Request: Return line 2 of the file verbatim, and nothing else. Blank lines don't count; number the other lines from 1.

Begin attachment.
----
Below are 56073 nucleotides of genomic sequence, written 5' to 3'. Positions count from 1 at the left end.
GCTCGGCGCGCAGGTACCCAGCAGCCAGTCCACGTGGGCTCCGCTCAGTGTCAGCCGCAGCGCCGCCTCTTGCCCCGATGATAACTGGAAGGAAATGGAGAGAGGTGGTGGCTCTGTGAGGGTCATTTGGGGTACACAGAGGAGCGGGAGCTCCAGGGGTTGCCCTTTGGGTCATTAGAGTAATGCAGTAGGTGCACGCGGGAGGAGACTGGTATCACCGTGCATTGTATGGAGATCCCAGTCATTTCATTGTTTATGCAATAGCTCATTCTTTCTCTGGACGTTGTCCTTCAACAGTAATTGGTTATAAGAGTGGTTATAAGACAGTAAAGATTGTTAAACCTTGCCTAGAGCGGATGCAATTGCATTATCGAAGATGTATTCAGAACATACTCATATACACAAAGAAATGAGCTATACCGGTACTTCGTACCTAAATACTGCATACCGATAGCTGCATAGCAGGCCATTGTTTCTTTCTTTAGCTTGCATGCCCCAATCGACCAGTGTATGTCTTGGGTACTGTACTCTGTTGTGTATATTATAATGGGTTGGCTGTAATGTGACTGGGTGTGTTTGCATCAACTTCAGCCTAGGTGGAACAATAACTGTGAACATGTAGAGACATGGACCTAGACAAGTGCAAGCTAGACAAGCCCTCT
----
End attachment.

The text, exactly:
GCTCGGCGCGCAGGTACCCAGCAGCCAGTCCACGTGGGCTCCGCTCAGTGTCAGCCGCAGCGCCGCCTCTTGCCCCGATGATAACTGGAAGGAAATGGAGAGAGGTGGTGGCTCTGTGAGGGTCATTTGGGGTACACAGAGGAGCGGGAGCTCCAGGGGTTGCCCTTTGGGTCATTAGAGTAATGCAGTAGGTGCACGCGGGAGGAGACTGGTATCACCGTGCATTGTATGGAGATCCCAGTCATTTCATTGTTTATGCAATAGCTCATTCTTTCTCTGGACGTTGTCCTTCAACAGTAATTGGTTATAAGAGTGGTTATAAGACAGTAAAGATTGTTAAACCTTGCCTAGAGCGGATGCAATTGCATTATCGAAGATGTATTCAGAACATACTCATATACACAAAGAAATGAGCTATACCGGTACTTCGTACCTAAATACTGCATACCGATAGCTGCATAGCAGGCCATTGTTTCTTTCTTTAGCTTGCATGCCCCAATCGACCAGTGTATGTCTTGGGTACTGTACTCTGTTGTGTATATTATAATGGGTTGGCTGTAATGTGACTGGGTGTGTTTGCATCAACTTCAGCCTAGGTGGAACAATAACTGTGAACATGTAGAGACATGGACCTAGACAAGTGCAAGCTAGACAAGCCCTCT